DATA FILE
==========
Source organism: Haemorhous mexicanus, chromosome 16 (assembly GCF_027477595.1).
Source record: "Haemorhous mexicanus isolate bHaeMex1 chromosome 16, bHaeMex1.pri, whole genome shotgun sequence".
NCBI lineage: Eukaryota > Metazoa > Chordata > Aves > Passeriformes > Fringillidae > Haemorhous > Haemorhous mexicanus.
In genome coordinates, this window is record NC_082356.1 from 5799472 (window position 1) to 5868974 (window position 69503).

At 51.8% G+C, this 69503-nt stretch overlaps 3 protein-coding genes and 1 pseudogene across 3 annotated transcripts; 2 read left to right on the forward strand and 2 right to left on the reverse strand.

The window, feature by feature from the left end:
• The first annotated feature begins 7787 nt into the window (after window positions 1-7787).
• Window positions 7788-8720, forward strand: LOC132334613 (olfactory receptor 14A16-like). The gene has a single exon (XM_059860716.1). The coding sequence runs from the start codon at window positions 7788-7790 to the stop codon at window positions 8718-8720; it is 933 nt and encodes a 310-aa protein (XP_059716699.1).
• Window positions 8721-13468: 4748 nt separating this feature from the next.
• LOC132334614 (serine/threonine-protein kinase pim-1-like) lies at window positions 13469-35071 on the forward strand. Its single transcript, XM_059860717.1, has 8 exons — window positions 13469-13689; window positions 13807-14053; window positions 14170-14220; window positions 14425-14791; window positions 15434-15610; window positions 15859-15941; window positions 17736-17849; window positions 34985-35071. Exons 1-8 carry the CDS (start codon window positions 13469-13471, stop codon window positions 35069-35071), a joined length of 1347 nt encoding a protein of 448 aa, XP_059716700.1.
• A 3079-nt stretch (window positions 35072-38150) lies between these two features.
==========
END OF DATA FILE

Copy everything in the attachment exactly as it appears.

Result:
Source organism: Haemorhous mexicanus, chromosome 16 (assembly GCF_027477595.1).
Source record: "Haemorhous mexicanus isolate bHaeMex1 chromosome 16, bHaeMex1.pri, whole genome shotgun sequence".
NCBI lineage: Eukaryota > Metazoa > Chordata > Aves > Passeriformes > Fringillidae > Haemorhous > Haemorhous mexicanus.
In genome coordinates, this window is record NC_082356.1 from 5799472 (window position 1) to 5868974 (window position 69503).

At 51.8% G+C, this 69503-nt stretch overlaps 3 protein-coding genes and 1 pseudogene across 3 annotated transcripts; 2 read left to right on the forward strand and 2 right to left on the reverse strand.

The window, feature by feature from the left end:
• The first annotated feature begins 7787 nt into the window (after window positions 1-7787).
• Window positions 7788-8720, forward strand: LOC132334613 (olfactory receptor 14A16-like). The gene has a single exon (XM_059860716.1). The coding sequence runs from the start codon at window positions 7788-7790 to the stop codon at window positions 8718-8720; it is 933 nt and encodes a 310-aa protein (XP_059716699.1).
• Window positions 8721-13468: 4748 nt separating this feature from the next.
• LOC132334614 (serine/threonine-protein kinase pim-1-like) lies at window positions 13469-35071 on the forward strand. Its single transcript, XM_059860717.1, has 8 exons — window positions 13469-13689; window positions 13807-14053; window positions 14170-14220; window positions 14425-14791; window positions 15434-15610; window positions 15859-15941; window positions 17736-17849; window positions 34985-35071. Exons 1-8 carry the CDS (start codon window positions 13469-13471, stop codon window positions 35069-35071), a joined length of 1347 nt encoding a protein of 448 aa, XP_059716700.1.
• A 3079-nt stretch (window positions 35072-38150) lies between these two features.